AMl3d is disrupting the global metal components supply chain

AML3D is disrupting the global metal components supply chain with its Wire Additive Manufacturing (WAM®) process, which was granted an Australian patent just last month.

Leveraging the power of welding science, robotics, automation, materials engineering and proprietary software, AML3D offers an innovative automated 3D printing system. Their WAM® process enables fast, efficient, cost-effective, environmentally sustainable manufacturing of metal components, particularly when compared to traditional casting, forging or billet machining methods.

The award of the Australian patent for its WAM® process marked a significant milestone for AML3D—a milestone that was celebrated at the launch of its brand new, multi-million-dollar South Australian headquarters in July.

According to Andrew Sales (Managing Director, AML3D), “The opening of this incredible facility has been a long-time dream of AML3D and marks yet another significant milestone for our company and our journey alongside the recent granting of our patent. Our new premises will enable AML3D to keep up with accelerating demand in 3D printing, while continuing to push boundaries in technological research and development.”

The Factory of the Future

AML3D also took the opportunity at its launch event to announce that it is set to establish a Research and Development (R&D) facility at the state-of-the-art Factory of the Future currently under development by Flinders University and BAE Systems at the Tonsley Innovation District in Adelaide.

The installation of an AML3D Arcemy® unit at the Factory of the Future will form the basis of a formal additive manufacturing R&D facility at Tonsley.

“The trials and research projects to be undertaken at the facility in conjunction with BAE Systems and Flinders University will enable AML3D to further develop its large-scale metal additive manufacturing capability,” said Sales. “There’s also the opportunity to involve students from Flinders University, and to upskill and nurture the next generation of Australia’s workforce.”

Industry 4.0 in Shipbuilding

According to Sales, this collaboration with Flinders University and BAE Systems aligns well with AML3D’s growing use of Industry 4.0 methodologies.

“Industry 4.0 capability is a vital component of all major defence shipbuilding contracts—everything is digitally traceable. When a component is being fabricated, it can be pinpointed within a specific stage of production. Every machine can be monitored for maintenance, and personnel can even be located within the workshop.”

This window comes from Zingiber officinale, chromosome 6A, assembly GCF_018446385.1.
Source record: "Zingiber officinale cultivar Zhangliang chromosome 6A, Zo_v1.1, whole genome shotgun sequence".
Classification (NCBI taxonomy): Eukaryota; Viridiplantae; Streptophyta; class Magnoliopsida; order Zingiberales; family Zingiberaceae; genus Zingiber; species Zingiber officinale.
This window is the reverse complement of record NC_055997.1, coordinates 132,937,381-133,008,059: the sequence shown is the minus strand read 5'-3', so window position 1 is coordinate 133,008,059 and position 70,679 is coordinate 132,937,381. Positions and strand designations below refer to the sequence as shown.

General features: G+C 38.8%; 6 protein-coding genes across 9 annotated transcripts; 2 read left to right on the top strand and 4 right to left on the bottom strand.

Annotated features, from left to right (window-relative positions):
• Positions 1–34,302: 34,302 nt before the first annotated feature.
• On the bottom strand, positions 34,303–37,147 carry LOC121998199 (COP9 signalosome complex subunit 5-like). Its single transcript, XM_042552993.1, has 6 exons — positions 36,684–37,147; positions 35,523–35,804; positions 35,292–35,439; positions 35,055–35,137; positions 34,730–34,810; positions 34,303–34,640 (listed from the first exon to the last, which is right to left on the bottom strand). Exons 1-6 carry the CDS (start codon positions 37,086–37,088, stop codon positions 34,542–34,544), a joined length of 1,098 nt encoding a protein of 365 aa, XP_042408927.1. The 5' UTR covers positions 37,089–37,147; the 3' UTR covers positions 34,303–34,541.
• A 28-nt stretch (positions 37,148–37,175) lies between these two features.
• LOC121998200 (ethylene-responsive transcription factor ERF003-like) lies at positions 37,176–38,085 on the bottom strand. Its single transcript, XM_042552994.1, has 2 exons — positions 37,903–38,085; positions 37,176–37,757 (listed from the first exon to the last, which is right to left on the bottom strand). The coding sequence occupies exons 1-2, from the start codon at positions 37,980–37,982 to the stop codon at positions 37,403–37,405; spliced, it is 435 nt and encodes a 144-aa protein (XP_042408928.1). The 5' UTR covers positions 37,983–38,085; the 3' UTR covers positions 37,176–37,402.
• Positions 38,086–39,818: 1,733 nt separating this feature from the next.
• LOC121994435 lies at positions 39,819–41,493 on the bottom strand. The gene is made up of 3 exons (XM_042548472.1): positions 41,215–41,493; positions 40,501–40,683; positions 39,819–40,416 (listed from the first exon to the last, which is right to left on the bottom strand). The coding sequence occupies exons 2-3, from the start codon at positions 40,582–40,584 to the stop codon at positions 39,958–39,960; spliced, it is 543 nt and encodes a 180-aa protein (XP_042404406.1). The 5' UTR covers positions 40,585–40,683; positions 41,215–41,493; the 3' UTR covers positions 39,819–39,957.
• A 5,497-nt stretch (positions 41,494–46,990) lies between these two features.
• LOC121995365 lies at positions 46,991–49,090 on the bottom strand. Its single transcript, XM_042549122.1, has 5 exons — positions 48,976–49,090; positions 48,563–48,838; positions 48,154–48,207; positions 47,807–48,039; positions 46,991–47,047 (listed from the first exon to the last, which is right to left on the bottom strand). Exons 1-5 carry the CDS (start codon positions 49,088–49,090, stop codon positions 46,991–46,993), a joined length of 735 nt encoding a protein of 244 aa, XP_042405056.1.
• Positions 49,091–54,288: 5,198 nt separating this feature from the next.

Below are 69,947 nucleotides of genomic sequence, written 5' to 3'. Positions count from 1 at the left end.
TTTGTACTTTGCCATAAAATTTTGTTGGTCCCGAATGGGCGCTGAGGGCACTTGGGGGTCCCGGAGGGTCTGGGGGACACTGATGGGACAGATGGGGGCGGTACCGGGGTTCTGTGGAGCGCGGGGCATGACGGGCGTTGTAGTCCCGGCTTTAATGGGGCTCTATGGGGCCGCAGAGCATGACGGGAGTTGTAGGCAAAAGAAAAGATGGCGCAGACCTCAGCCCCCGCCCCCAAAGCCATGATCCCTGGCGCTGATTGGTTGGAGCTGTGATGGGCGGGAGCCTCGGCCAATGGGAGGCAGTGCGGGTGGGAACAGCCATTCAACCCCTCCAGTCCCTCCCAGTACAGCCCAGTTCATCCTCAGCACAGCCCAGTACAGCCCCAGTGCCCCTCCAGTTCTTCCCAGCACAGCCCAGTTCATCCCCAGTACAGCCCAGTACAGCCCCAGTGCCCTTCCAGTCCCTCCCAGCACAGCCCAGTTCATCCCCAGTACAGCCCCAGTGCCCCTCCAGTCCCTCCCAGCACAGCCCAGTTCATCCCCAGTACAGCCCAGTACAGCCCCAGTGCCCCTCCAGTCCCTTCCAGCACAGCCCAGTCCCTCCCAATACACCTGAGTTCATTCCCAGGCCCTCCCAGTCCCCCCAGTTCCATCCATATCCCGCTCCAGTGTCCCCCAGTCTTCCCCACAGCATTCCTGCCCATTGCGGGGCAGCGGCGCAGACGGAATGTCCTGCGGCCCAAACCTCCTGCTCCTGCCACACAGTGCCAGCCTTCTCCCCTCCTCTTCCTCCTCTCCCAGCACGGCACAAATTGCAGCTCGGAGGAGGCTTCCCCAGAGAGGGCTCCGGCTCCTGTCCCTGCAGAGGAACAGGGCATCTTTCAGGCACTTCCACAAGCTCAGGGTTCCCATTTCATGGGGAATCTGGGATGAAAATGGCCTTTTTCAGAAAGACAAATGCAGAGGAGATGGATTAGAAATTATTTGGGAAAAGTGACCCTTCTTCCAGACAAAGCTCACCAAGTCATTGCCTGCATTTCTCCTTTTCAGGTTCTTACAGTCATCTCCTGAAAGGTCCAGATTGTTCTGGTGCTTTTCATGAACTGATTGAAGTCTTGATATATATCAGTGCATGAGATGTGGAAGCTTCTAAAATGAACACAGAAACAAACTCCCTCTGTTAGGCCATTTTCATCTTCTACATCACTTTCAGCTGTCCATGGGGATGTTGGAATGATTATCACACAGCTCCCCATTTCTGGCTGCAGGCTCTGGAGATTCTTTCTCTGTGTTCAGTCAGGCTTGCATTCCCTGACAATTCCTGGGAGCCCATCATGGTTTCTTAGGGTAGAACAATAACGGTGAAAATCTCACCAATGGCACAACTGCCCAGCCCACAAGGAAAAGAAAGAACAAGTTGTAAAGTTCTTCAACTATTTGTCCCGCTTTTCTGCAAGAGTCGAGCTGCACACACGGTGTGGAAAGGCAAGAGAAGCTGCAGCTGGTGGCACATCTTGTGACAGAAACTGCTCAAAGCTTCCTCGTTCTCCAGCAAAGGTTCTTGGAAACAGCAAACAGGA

“With a focus on ease of use for our customers, all our devices are Internet of Things (IoT) capable as well. Our units can all be connected through the internet in such a way that they collect data and provide feedback that can then be used to help control the system. We’ve effectively created a feedback loop for elements such as machine set up, in-process monitoring and maintenance. If a customer needs some assistance, we can connect to their device remotely, and even run the machine for them,” said Sales.

Huge Opportunities in Defence

This collaborative project with BAE Systems expands on AML3D’s already extensive work in the defence sector.

“We have a bespoke technique that some of the defence industry primes and large tier one contractors are starting to use, including Boeing, ThyssenKrupp and Austal Shipbuilding,” explained Sales.

“The defence sector is recognising the benefits afforded by 3D printing, particularly cost and delivery timeframe reductions. The primes are no longer reliant on having parts shipped across the globe from specialised steel mills and forging factories in Asia, Europe and North America. With government mandates on local content in place, there are significant opportunities to 3D print components locally.”

About AML3D and the WAM® process

A highly innovative process, WAM® combines an electric arc with certified welding wire, as feedstock, to produce medium to large scale, free-form parts. WAM® removes the traditional size restrictions of 3D printing, and substantially reduces high-cost material waste and fabrication time.

WAM® can be applied to all weldable metal alloys, from aluminium and titanium, through to nickel alloys, high strength steel and more. For enhanced properties, parts can be heat-treated or coated.

Characterised under 3D printing standards as Direct Energy Deposition, WAM® can easily compete with other wire-feed-stock metal printing techniques, including electron beam and wire fed laser beam melting.